Using lighting to send a message is becoming more prominent in municipalities across the country. Lights can be used as celebration for holidays and to show solidarity with other cities and countries when tragedy strikes such as in France, Belguim and Orlando, Fla.
James Freed, city manager of Port Huron, Mich., also used lighting to honor police officers worldwide. Using blue lights loaned to them by Philips Lighting specifically for that purpose, Freed arranged to have two thin, blue lines light up the Municipal Office Center for approximately three weeks. They received a huge, positive community response.
Big River Crossing
Previously a Harahan Bridge wagonway turned abandoned steel structure, Big River Crossing has gained international coverage as the bridge over the Mississippi River connecting Memphis, Tenn., and West Memphis, Ark. Cara Greenstein, public relations and social media manager at Doug Carpenter and Associates, relayed the story of how Big River Crossing came into existence.
Local citizens thought it would make a good bike and pedestrian trail, so a local entrepreneur and philanthropist, Charlie McVean, teamed up with Congressman Steven Cohen to make it a reality. McVean filled two private planes with prominent Memphis citizens to travel to Omaha, Neb. They successfully convinced Union Pacific Railroad to work with Memphis, Tenn., to build Big River Crossing.
Congressman Cohen then led the effort to secure a $15 million federal transportation grant to lead project funding. Countless partners worked together to raise the public and private funds necessary for completion.
The bridge opened on Oct. 22, 2016, and houses over 80,000 energy-efficient LED lights provided by Philips Lighting. According to Greenstein’s information, the number of lights “offer an expanded palette of more than 16.7 million intensely saturated colors or finely tuned pastels and hues in a variety of beam angles so that the full volume and depth of the bridge is showcased.”
Hundreds of possible configurations and light distribution patterns are available, including “static displays or dynamic color shows that can be programed to commemorate special events, holidays and important civil causes.” It was recently pink for Easter, green for Earth Day and the colors of Colombia’s flag as this year’s honored country in the Beale Street Music Festival.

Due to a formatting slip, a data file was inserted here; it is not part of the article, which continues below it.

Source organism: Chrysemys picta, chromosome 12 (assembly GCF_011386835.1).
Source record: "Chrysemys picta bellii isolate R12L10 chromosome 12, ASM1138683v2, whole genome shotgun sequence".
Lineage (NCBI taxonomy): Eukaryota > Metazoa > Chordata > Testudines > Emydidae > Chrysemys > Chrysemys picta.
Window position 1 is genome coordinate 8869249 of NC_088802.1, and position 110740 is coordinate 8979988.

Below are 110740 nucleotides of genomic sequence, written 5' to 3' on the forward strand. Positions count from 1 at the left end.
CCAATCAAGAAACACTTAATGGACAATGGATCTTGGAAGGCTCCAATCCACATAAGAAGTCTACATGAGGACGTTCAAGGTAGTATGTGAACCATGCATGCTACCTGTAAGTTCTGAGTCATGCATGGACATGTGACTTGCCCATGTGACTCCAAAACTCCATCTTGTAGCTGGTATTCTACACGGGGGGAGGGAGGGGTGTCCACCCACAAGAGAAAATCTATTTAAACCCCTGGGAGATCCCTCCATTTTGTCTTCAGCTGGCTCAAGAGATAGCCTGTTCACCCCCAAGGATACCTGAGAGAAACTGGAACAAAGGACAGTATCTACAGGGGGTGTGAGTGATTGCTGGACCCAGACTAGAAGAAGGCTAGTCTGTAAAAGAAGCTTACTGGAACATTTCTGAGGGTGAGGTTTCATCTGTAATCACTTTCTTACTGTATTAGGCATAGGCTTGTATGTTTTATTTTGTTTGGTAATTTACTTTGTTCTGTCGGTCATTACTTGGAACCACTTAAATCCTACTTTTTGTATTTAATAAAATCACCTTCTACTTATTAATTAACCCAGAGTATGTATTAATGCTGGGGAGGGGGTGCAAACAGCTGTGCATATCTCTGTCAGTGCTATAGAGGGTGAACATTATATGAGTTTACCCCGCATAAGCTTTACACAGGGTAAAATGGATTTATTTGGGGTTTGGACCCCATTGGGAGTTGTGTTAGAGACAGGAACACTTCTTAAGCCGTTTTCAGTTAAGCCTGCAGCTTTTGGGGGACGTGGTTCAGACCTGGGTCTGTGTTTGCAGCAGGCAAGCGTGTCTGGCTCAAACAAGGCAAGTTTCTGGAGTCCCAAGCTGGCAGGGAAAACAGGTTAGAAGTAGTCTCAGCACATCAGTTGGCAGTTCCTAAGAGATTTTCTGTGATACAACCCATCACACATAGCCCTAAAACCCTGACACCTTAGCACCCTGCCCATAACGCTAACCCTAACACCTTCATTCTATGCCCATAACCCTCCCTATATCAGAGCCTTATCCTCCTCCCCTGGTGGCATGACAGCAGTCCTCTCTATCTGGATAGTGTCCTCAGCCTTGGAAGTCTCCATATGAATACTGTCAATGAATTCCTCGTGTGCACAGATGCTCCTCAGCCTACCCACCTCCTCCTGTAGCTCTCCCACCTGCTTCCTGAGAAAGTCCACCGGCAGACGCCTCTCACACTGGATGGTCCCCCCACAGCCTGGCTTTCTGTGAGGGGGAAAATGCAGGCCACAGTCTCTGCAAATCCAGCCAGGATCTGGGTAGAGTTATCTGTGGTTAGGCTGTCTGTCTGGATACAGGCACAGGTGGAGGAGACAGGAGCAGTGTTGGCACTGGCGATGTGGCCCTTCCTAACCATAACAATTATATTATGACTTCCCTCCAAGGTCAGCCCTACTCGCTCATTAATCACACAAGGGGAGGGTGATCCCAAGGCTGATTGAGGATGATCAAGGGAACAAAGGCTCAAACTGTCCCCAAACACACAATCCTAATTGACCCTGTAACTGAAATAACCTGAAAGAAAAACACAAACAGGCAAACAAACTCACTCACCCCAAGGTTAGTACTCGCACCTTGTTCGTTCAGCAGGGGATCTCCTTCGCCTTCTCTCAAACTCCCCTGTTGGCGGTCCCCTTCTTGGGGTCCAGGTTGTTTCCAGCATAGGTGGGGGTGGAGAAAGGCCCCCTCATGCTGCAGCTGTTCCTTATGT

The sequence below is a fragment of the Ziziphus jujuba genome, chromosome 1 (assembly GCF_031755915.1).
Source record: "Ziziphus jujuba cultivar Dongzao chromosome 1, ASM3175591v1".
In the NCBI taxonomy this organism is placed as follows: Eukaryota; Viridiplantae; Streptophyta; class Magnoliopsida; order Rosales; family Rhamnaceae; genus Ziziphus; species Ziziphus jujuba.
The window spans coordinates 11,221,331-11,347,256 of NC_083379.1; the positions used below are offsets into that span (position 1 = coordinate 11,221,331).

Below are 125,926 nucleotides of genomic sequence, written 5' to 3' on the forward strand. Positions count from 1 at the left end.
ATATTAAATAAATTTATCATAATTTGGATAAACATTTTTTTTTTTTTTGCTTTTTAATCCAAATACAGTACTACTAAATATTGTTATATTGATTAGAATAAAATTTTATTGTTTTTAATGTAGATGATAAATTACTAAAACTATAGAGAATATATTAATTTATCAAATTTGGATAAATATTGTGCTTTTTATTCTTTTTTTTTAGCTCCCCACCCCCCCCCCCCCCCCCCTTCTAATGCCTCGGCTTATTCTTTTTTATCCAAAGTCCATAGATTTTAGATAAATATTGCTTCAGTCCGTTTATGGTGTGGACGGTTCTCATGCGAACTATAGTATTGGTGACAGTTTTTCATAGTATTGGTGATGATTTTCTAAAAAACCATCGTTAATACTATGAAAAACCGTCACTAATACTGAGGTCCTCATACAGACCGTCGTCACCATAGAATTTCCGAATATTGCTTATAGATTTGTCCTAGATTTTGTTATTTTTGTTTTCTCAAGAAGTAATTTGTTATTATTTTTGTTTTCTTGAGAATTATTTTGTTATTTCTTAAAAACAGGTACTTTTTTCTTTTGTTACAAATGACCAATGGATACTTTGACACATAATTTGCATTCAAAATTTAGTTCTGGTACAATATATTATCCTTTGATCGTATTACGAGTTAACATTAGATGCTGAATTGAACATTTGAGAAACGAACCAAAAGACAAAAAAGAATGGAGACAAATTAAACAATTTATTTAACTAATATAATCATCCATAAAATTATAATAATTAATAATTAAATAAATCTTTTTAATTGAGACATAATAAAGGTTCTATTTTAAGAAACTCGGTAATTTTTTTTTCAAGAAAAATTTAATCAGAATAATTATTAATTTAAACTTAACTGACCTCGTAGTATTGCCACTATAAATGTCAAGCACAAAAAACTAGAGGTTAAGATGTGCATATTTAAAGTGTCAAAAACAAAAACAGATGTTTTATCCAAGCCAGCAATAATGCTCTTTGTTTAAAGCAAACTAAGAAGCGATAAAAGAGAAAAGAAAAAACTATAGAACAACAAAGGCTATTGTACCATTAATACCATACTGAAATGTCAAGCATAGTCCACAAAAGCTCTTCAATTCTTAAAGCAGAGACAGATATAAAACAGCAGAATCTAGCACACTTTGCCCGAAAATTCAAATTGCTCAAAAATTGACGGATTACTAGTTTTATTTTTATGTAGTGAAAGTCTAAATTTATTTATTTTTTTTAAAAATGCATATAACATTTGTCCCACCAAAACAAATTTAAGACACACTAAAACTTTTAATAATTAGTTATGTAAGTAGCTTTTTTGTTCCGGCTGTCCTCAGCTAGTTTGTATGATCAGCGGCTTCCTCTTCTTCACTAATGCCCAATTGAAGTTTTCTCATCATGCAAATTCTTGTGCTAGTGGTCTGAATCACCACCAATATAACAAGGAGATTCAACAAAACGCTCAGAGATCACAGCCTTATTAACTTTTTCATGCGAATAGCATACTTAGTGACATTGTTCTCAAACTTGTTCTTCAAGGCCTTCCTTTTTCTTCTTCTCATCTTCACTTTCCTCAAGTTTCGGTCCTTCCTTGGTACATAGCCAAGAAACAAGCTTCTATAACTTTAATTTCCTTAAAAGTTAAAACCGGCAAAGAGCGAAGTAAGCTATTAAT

In the first six weeks alone over 65,000 pedestrians and cyclists experienced Big River Crossing, which introduces a “grand, unmatched perspective of the Memphis skyline and rushing Mississippi River.” It also won the prestigious American Architecture Award, which was juried in Athens, Greece.
The locals are experiencing a revived affinity for the waterfront thanks to Big River Crossing, and the interconnectivity between Memphis and Arkansas has positively affected the economic development of the trailheads. Property values of homes with a view of the bridge are also expected to rise. The bridge, linking not only two towns but two states, “marks a physical and metaphorical feat of the tristate Greenprint development, serving as a driver for continued developments in the area.”
In order to create a “must-see” destination with a light display that wasn’t purely ornamental, Aaron Perri, executive director of South Bend, Ind., Venues, Parks and Arts, worked with artist Rob Shakespeare. The South Bend River Lights were installed in 2015 as a part of the city’s sesquicentennial celebration.
As part of the interactive display, Shakespeare “designed built-in programming that responds to various movements at eight different sculptures on each bank of the river. In addition to the interactive element, the artistic display of light changes cycles through various shows each evening – turning the cascades and bridge into a dynamic and artistic canvas.” The lights also have “secrets,” according to Perri, such as the ability to tell time and flashing the time in synchronicity at the top of each hour. The River Lights change seasonally with special colors for holidays and settings for major victories by Notre Dame or the South Bend Cubs.
Perri stated, “The lights can be changed to reflect the city’s mood at any time. Our city has come together at the River Lights to stand in solidarity with France, Orlando and Belgium. We honor our police force and celebrate alongside community organizations. The night Prince passed away, it was raining so the lights quickly got in the spirit to pay homage via a ‘Purple Rain’ display.”
The River Lights total project cost was approximately $800,000 and has become a symbol of civic pride that also evokes emotion. It was funded almost entirely by private donations, corporate gifts, grants and donations of material and labor. However, according to Perri, the city is hoping “to expand upon its success by introducing complementary light installations along other portions of our Riverwalk.”
Although costly, creative lighting displays send their own message that the city is a place to visit. Not only do light displays help make the city a destination for tourism, they can also bring about a greater sense of unity and pride within the community.